What happens if there is a 269-269 Tie in the Electoral College?- Election 2012

What happens if there is a 269-269 Tie in the Electoral College?- Election 2012

With the 2012 Presidential getting closer just a few weeks before election day, folks are beginning to wonder what would happen if their were a 269-269 electoral vote tie in the electoral college.

269-269 Electoral Vote tie – Mitt Romney (red) and Barack Obama (blue). Image from CNN’s Electoral College calculator.

This week Real Clear Politics and other Electoral Map assemblers have removed nearly 50 electoral votes from the Obama column, leaving just a 20 vote difference between Obama and Romney.

While no one wants there to be a crisis in the electoral college, there appears to be several scenarios that allow for such a tie.  We came across an analysis article by the Washington Examiners Philip Klein.  Here is what he had to say:

As Mitt Romney continues to make gains in swing state polls in the wake of his dominant debate performance last week, it’s becoming increasingly possible that Americans could wake up on Nov. 7 to a 269-269 Electoral College tie. In such a case, Romney would almost surely win the presidency, according to analysis by the Washington Examiner.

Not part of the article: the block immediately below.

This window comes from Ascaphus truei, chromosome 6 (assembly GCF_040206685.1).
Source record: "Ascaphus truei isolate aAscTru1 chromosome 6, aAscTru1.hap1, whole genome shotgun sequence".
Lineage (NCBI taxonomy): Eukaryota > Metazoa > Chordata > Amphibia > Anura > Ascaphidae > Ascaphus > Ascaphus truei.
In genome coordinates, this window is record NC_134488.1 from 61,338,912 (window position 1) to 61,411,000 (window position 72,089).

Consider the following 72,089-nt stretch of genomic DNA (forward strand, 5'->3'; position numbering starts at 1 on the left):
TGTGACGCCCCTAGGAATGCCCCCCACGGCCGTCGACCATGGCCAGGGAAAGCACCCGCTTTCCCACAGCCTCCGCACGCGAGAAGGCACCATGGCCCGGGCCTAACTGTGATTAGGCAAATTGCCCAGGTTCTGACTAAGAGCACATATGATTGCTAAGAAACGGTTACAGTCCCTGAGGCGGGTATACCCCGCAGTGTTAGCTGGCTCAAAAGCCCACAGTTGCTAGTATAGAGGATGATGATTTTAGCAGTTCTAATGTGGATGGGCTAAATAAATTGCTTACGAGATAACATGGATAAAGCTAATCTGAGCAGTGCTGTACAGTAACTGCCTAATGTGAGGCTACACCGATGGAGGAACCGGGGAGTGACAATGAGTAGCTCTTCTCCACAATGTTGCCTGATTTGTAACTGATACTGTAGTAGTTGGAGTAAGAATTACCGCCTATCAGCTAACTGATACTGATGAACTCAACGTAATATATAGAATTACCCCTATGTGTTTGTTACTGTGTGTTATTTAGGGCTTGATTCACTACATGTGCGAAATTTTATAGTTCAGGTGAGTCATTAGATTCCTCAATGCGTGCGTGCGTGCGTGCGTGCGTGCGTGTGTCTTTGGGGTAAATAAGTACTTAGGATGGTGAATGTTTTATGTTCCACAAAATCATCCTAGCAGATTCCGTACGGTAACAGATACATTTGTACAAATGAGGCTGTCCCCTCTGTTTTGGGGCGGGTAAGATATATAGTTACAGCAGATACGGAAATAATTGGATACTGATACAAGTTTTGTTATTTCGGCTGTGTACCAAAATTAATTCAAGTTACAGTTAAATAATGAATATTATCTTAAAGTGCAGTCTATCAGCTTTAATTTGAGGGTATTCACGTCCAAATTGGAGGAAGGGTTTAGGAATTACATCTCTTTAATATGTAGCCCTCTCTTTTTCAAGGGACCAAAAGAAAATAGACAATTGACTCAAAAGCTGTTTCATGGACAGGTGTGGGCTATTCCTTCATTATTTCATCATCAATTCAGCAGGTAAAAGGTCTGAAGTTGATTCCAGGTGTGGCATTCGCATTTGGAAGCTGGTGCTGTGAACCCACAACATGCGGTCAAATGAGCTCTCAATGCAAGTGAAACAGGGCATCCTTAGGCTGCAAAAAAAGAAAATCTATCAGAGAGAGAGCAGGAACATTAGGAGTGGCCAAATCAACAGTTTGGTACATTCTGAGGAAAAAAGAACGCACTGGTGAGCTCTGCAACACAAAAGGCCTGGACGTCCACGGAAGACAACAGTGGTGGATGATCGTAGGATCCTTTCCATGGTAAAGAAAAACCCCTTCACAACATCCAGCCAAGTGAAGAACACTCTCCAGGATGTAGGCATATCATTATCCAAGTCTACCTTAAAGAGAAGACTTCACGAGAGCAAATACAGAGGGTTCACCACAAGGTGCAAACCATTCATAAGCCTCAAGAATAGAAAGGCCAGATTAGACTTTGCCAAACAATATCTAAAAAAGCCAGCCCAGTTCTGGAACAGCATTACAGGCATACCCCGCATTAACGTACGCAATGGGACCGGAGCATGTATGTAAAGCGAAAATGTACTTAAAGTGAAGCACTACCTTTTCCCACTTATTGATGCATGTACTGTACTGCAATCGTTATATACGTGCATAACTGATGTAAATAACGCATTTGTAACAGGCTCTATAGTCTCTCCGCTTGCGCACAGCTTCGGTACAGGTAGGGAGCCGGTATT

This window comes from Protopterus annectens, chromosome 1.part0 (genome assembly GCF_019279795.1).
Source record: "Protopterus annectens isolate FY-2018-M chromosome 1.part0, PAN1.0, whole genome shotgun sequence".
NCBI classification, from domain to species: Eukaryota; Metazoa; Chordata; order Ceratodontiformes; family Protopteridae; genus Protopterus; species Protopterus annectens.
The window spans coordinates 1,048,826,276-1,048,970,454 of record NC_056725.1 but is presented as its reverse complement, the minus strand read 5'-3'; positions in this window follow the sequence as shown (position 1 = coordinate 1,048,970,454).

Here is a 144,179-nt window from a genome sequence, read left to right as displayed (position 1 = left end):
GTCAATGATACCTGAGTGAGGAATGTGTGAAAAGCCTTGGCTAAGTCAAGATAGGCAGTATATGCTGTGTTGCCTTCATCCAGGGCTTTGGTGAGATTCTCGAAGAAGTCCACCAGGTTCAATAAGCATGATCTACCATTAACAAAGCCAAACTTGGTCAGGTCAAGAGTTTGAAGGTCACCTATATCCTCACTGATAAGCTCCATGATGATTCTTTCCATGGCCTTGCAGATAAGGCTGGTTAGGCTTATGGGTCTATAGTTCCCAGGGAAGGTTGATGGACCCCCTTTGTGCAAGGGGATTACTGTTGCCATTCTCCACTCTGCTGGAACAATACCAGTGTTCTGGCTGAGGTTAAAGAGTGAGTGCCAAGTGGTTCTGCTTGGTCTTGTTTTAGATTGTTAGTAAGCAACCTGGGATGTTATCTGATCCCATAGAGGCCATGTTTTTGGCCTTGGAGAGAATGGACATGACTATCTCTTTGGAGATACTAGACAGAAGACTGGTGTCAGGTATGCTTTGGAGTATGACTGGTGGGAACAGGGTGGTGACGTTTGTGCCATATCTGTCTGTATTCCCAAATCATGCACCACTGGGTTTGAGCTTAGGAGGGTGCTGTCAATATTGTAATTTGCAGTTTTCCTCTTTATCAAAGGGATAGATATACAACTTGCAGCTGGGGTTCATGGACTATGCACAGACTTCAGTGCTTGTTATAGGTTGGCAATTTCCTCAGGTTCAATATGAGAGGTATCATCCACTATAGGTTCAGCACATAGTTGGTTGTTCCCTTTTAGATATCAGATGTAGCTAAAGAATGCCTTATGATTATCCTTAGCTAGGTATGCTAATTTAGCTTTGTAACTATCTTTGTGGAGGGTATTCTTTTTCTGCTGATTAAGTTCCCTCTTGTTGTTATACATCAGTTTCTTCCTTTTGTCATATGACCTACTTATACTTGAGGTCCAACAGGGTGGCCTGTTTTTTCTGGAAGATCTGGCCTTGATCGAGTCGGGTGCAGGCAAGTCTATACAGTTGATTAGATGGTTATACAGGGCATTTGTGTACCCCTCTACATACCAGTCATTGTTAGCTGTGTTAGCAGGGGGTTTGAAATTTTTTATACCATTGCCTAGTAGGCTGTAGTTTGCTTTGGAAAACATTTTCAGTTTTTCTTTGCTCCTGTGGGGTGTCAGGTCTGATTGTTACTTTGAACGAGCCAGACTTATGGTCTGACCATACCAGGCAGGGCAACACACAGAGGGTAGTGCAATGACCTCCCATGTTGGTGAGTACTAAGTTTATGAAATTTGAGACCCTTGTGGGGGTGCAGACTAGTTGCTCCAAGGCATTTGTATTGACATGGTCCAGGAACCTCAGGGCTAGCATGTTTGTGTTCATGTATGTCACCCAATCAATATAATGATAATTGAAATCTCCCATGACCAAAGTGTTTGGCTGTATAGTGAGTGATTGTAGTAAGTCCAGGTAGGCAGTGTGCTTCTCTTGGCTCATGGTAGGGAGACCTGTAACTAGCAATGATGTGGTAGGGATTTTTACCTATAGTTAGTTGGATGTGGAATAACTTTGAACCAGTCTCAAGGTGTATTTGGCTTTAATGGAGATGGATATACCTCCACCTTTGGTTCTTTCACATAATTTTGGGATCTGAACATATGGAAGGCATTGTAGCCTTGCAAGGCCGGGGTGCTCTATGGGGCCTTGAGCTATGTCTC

Under the U.S. Constitution, in the event of an Electoral College tie, the presidential race is turned over to the House of Representatives (assuming no unexpected defections when the electors formally vote in December). And here’s the twist: Each state would get just one vote, based on what the majority of its own delegation decides. A candidate would thus need 26 votes to win.

In 1800, the last time this happened and state delegations split evenly in their House members’ choice of president, those states (Vermont and Maryland) cast blank ballots. (In that election, because the congressional and presidential inaugurations were held on the same day, the outgoing House chose the president instead of the incoming one. This would not happen today, because the new Congress is sworn in before the electoral votes are counted.)

The Washington Examiner took a detailed look at current House delegations and considered the range of realistic outcomes in this year’s Congressional elections, including changes due to reapportionment.Read the Rest if the story by Philip Klein at WashingtonExaminer.com.

Related Electoral College Tie Stories:

 

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